This rule has never been without exception. In cases involving merely the transfer of unequal amounts of the same commodity, the courts have held the bargain unenforceable for the reason that "in such a case, it is clear, that the law cannot indulge in the presumption of equivalence between the consideration and the promise." 1 WILLISTON, CONTRACTS § 115 (3d ed. 1957).
See the general discussion of "Boiler-Plate Agreements" in LLEWELLYN, THE COMMON LAW TRADITION 362-371 (1960).
In determining reasonableness or fairness, the primary concern must be with the terms of the contract considered in light of the circumstances existing when the contract was made. The test is not simple, nor can it be mechanically applied. The terms are to be considered "in the light of the general commercial background and the commercial needs of the particular trade or case." Corbin suggests the test as being whether the terms are "so extreme as to appear unconscionable according to the mores and business practices of the time and place." 1 CORBIN, op. cit. supra Note 2. We think this formulation correctly states the test to be applied in those cases where no meaningful choice was exercised upon entering the contract.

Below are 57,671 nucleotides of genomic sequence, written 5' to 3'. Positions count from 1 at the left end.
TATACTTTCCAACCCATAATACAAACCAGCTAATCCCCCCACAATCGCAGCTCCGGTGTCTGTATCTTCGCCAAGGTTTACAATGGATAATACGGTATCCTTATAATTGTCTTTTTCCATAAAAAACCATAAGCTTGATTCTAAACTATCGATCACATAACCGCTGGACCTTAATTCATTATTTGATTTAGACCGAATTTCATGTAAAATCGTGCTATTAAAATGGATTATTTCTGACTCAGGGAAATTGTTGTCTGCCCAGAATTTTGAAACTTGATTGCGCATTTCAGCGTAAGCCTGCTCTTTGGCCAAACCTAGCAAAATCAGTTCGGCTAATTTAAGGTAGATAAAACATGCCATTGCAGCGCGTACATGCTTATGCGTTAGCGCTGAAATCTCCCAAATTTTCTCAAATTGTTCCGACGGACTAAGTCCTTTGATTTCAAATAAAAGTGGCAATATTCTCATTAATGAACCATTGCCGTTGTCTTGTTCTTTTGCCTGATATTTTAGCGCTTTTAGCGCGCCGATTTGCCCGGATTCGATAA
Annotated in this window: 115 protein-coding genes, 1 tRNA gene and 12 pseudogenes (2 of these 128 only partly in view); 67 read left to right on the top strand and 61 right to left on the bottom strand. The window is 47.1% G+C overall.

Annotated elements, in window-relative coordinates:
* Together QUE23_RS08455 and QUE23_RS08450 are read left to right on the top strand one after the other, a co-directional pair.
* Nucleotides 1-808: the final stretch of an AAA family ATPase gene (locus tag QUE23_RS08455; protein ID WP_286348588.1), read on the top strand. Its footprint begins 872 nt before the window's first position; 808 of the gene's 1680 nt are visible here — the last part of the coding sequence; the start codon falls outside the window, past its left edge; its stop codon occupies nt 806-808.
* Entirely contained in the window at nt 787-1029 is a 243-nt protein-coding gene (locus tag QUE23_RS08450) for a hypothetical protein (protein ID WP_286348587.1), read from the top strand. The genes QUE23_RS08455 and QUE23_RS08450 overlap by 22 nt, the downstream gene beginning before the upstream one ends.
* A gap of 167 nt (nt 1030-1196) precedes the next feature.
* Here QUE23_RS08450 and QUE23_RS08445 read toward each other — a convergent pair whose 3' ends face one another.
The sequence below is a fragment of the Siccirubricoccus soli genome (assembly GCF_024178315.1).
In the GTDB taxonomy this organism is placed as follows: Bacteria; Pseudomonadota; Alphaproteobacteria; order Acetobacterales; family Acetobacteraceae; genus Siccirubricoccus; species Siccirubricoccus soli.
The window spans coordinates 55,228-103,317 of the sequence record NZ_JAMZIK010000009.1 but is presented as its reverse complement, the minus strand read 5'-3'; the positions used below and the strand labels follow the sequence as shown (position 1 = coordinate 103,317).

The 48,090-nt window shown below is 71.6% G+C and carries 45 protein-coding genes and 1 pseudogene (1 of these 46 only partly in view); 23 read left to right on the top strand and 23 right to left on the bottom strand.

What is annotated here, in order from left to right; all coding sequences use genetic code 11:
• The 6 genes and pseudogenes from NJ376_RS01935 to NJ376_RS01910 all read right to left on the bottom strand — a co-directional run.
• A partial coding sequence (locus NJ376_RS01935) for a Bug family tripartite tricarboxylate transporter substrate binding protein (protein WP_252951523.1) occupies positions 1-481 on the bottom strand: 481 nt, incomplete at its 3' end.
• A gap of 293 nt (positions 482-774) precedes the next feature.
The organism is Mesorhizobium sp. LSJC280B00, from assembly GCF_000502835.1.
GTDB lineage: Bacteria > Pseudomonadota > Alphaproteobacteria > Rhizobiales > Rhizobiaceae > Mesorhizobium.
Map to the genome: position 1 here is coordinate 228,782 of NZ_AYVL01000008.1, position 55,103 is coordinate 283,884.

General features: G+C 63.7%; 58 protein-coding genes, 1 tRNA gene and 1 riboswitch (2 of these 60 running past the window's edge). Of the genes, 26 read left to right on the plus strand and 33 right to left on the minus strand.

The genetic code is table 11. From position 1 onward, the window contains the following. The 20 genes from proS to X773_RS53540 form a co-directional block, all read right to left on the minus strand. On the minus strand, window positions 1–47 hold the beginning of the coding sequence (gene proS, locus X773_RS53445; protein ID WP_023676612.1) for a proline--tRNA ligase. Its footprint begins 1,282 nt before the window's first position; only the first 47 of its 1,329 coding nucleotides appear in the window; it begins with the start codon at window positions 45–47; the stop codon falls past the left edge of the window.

Comment, Uniform Commercial Code § 2-307.
See Henningsen v. Bloomfield Motors, Inc., supra Note 2; Mandel v. Liebman, 303 N.Y. 88, 100 N.E.2d 149 (1951). The traditional test as stated in Greer v. Tweed, supra Note 3, 13 Abb.Pr., N.S., at 429, is "such as no man in his senses and not under delusion would make on the one hand, and as no honest or fair man would accept, on the other."